Father, Son, and Spirit : the Trinity and John's Gospel / Andreas J. Kostenberger and Scott R. Swain. [print]

By: Kostenberger, Andreas J, 1957- [author]Contributor(s): Swain, Scott RMaterial type: TextTextSeries: New studies in biblical theology (InterVarsity Press): 24.Publisher: Nottingham, England : Apollos ; 2008; Downers Grove, Illinois : InterVarsity Press, [(c)2008Description: 224 pages ; 22 cmContent type: text Media type: unmediated Carrier type: volumeISBN: 9780830826254; 0830826254; 9781844742530; 1844742539Subject(s): Bibeln. N.T. Johannesevangeliet | Trinity -- Biblical teachingLOC classification: BS2615.52.F384 2008BS2615.52.S971.F384 2008Online resources: Table of contents COPYRIGHT NOT covered - Click this link to request copyright permission:
Contents:
Introduction: John's Gospel and the church's Doctrine of the Trinity The approach of the present study Historical context John's Gospel and Jewish monotheism John's context John's portrayal of Jesus and Jewish monotheism The background of John's portrayal of Jesus' pre-existence Christ-devotion and exclusivist Jewish monotheism Implications for John's Gospel Biblical foundations God in John's Gospel The book of signs The book of glory The Father in John's Gospel The book of signs The book of glory The son in John's Gospel One-of-a-kind son Son of God Son of man The son The spirit in John's Gospel The book of signs The book of glory Father, Son and Spirit in John's Gospel Theological reflections Christology in John's trinitarian perspective : Jesus' filial identity The prologue : John's initial characterization of Jesus as the Son Jesus' filial identity and divine agency Jesus' filial identity and the nature of salvation The spirit who rests and remains on God's son and his brothers John's initial characterization of the spirit in relation to Jesus : book of signs Initial summary : Jesus and the spirit in the book of signs John's Fuller characterization of the spirit in relation to Jesus and the disciples : book of glory The spirit who rests and remains on God's son and his brothers Father, Son and Spirit 'As the Father has sent me, so I am sending you' : toward a trinitarian mission theology God (theos) The Father The Son The Spirit Father, Son and Spirit : the three persons of the Godhead united in one mission The Trinity and the church's mission The Trinity and John's Gospel John 17 : Jesus' high-priestly prayer Immanent and economic Trinity Conclusion: The gift of life : knowing the Triune God.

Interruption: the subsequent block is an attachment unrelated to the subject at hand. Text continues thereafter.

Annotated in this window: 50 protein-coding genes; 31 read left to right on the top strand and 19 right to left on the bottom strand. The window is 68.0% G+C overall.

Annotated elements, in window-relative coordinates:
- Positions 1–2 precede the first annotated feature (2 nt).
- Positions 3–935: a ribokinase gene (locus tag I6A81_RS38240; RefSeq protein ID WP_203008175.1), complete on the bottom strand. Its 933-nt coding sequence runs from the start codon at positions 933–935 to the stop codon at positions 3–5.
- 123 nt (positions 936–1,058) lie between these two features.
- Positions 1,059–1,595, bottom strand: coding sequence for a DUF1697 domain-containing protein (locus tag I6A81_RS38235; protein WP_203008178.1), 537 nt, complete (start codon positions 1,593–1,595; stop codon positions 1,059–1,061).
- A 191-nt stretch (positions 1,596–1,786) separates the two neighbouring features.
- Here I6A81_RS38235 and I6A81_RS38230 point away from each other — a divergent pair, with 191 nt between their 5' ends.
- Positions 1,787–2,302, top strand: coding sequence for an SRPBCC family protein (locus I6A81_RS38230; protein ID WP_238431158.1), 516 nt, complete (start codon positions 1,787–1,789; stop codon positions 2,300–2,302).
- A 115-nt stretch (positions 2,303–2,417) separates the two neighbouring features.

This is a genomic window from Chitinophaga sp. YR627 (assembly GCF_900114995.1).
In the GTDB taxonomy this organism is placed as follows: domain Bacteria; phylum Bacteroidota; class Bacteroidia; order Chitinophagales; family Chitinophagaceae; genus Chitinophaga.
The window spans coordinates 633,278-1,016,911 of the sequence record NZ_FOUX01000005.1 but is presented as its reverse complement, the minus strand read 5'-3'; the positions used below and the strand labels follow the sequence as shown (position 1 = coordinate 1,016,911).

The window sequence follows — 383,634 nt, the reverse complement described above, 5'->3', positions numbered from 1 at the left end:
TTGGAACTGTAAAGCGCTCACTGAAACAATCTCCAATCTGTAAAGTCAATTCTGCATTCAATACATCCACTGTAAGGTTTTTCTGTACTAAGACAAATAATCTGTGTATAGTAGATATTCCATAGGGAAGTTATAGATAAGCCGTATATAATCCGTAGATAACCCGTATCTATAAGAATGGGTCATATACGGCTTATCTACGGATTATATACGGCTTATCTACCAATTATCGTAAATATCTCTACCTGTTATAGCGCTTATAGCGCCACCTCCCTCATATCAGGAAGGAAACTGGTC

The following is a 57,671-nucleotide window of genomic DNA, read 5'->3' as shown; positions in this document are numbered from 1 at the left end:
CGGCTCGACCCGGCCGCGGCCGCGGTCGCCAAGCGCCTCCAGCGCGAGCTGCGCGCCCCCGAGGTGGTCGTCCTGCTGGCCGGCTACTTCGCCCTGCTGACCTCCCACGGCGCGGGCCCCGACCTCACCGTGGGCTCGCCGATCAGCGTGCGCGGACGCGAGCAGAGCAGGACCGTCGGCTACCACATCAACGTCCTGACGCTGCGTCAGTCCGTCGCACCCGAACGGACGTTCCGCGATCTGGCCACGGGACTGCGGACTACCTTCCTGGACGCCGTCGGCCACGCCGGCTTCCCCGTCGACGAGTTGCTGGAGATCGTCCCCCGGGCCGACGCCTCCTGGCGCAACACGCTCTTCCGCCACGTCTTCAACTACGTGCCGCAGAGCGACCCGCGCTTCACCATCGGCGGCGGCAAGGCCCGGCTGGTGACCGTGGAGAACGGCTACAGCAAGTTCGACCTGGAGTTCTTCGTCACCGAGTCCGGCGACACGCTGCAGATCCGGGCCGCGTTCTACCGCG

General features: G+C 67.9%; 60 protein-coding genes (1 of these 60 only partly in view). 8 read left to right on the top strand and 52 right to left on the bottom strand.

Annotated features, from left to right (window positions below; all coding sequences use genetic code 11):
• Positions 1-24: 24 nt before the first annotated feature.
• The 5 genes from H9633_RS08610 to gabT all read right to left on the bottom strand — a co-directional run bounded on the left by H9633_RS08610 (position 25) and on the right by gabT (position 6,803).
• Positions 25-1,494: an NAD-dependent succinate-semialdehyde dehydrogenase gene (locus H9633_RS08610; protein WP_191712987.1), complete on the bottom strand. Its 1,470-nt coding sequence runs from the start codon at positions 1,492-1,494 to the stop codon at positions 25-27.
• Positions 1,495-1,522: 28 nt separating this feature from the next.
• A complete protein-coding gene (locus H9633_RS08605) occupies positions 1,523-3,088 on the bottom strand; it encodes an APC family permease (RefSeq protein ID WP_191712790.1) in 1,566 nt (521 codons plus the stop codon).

Summary: From the patristic period until today, John's Gospel has served as a major source for the church's knowledge, doctrine, and worship of the triune God. Among all New Testament documents the Fourth Gospel provides not only the most raw material for the doctrine of the Trinity, but also the most highly developed patterns of reflection on this material - particularly patterns that seek to account in some way for the distinct personhood and divinity of Father, Son and Spirit without compromising the unity of God. While there have been recent, fine studies on aspects of John's doctrine of God, it is surprising that none summarizes and synthasizes what John has to say about God as Father, Son, and Holy Spirit. In order to fill this gap, Kostenberger and Swain offer a fresh examination of John's trinitarian vision. Part One situates John's trinitarian teaching within the context of Second Temple Jewish monotheism. Part Two examines the Gospel narrative in order to trace the characterization of God as Father, Son and Spirit, followed by a brief synthesis. Part Three deals more fully with major trinitarian themes in the Fourth Gospel, including its account of Jesus Christ, the Holy Spirit, and mission. A final chapter discusses the significance of John's Gospel for the church's doctrine of the Trinity, and a brief conclusion summarizes some practical implications. - Publisher.